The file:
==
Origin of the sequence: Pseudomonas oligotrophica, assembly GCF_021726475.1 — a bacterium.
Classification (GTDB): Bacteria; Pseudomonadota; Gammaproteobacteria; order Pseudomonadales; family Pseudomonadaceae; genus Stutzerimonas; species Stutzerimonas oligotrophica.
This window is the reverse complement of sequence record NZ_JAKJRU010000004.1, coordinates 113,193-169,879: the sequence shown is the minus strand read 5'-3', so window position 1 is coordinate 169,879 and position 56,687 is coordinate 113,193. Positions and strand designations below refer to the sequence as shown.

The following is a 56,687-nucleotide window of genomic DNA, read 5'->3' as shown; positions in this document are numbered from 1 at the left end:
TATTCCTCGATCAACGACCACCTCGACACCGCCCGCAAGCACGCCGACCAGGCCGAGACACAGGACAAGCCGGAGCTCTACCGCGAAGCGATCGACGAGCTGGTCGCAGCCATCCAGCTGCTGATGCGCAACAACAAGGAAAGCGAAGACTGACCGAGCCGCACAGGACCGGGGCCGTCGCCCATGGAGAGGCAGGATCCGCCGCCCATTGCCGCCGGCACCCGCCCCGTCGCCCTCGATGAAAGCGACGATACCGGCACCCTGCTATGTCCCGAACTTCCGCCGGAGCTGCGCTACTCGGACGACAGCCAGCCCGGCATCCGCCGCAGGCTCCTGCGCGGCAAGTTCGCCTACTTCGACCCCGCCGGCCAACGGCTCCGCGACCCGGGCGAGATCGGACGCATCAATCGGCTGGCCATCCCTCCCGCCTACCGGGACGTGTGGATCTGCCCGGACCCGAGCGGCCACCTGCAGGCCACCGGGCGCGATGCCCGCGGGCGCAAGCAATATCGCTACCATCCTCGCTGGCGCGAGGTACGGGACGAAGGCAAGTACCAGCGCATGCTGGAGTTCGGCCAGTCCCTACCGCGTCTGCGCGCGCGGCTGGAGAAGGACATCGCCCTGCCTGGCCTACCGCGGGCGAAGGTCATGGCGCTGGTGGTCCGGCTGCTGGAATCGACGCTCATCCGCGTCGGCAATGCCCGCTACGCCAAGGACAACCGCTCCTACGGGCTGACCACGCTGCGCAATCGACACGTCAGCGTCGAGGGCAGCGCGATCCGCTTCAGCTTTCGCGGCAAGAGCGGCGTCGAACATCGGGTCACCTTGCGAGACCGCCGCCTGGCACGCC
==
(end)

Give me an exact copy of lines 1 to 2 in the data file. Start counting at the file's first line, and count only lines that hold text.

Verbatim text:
Origin of the sequence: Pseudomonas oligotrophica, assembly GCF_021726475.1 — a bacterium.
Classification (GTDB): Bacteria; Pseudomonadota; Gammaproteobacteria; order Pseudomonadales; family Pseudomonadaceae; genus Stutzerimonas; species Stutzerimonas oligotrophica.